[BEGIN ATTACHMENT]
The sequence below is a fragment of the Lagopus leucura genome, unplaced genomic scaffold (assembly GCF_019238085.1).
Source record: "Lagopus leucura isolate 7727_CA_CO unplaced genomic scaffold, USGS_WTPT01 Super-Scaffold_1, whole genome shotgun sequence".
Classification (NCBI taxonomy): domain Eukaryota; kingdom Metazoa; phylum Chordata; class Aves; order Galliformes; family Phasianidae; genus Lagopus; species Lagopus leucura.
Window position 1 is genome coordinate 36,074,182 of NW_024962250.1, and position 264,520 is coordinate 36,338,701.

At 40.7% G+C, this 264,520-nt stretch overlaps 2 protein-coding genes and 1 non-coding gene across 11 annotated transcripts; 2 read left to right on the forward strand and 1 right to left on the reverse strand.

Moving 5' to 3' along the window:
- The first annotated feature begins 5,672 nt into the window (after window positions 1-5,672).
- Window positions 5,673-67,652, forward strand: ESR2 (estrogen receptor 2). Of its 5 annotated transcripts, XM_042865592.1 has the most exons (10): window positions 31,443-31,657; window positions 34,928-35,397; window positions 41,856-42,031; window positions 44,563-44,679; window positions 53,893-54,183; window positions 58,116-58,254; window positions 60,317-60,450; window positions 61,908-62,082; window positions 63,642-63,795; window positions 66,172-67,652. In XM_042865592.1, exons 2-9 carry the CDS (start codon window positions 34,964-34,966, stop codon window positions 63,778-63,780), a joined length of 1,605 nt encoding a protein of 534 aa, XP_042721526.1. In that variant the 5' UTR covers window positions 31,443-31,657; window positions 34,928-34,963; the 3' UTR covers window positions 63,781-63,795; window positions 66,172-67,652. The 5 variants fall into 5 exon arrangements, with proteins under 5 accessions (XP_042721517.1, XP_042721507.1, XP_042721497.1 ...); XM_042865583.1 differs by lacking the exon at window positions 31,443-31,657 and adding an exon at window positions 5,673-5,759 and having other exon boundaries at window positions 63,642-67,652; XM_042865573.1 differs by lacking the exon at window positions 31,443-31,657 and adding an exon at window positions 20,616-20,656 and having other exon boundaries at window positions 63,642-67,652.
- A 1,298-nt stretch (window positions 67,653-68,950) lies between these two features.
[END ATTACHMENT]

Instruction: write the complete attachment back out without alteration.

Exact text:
The sequence below is a fragment of the Lagopus leucura genome, unplaced genomic scaffold (assembly GCF_019238085.1).
Source record: "Lagopus leucura isolate 7727_CA_CO unplaced genomic scaffold, USGS_WTPT01 Super-Scaffold_1, whole genome shotgun sequence".
Classification (NCBI taxonomy): domain Eukaryota; kingdom Metazoa; phylum Chordata; class Aves; order Galliformes; family Phasianidae; genus Lagopus; species Lagopus leucura.
Window position 1 is genome coordinate 36,074,182 of NW_024962250.1, and position 264,520 is coordinate 36,338,701.

At 40.7% G+C, this 264,520-nt stretch overlaps 2 protein-coding genes and 1 non-coding gene across 11 annotated transcripts; 2 read left to right on the forward strand and 1 right to left on the reverse strand.

Moving 5' to 3' along the window:
- The first annotated feature begins 5,672 nt into the window (after window positions 1-5,672).
- Window positions 5,673-67,652, forward strand: ESR2 (estrogen receptor 2). Of its 5 annotated transcripts, XM_042865592.1 has the most exons (10): window positions 31,443-31,657; window positions 34,928-35,397; window positions 41,856-42,031; window positions 44,563-44,679; window positions 53,893-54,183; window positions 58,116-58,254; window positions 60,317-60,450; window positions 61,908-62,082; window positions 63,642-63,795; window positions 66,172-67,652. In XM_042865592.1, exons 2-9 carry the CDS (start codon window positions 34,964-34,966, stop codon window positions 63,778-63,780), a joined length of 1,605 nt encoding a protein of 534 aa, XP_042721526.1. In that variant the 5' UTR covers window positions 31,443-31,657; window positions 34,928-34,963; the 3' UTR covers window positions 63,781-63,795; window positions 66,172-67,652. The 5 variants fall into 5 exon arrangements, with proteins under 5 accessions (XP_042721517.1, XP_042721507.1, XP_042721497.1 ...); XM_042865583.1 differs by lacking the exon at window positions 31,443-31,657 and adding an exon at window positions 5,673-5,759 and having other exon boundaries at window positions 63,642-67,652; XM_042865573.1 differs by lacking the exon at window positions 31,443-31,657 and adding an exon at window positions 20,616-20,656 and having other exon boundaries at window positions 63,642-67,652.
- A 1,298-nt stretch (window positions 67,653-68,950) lies between these two features.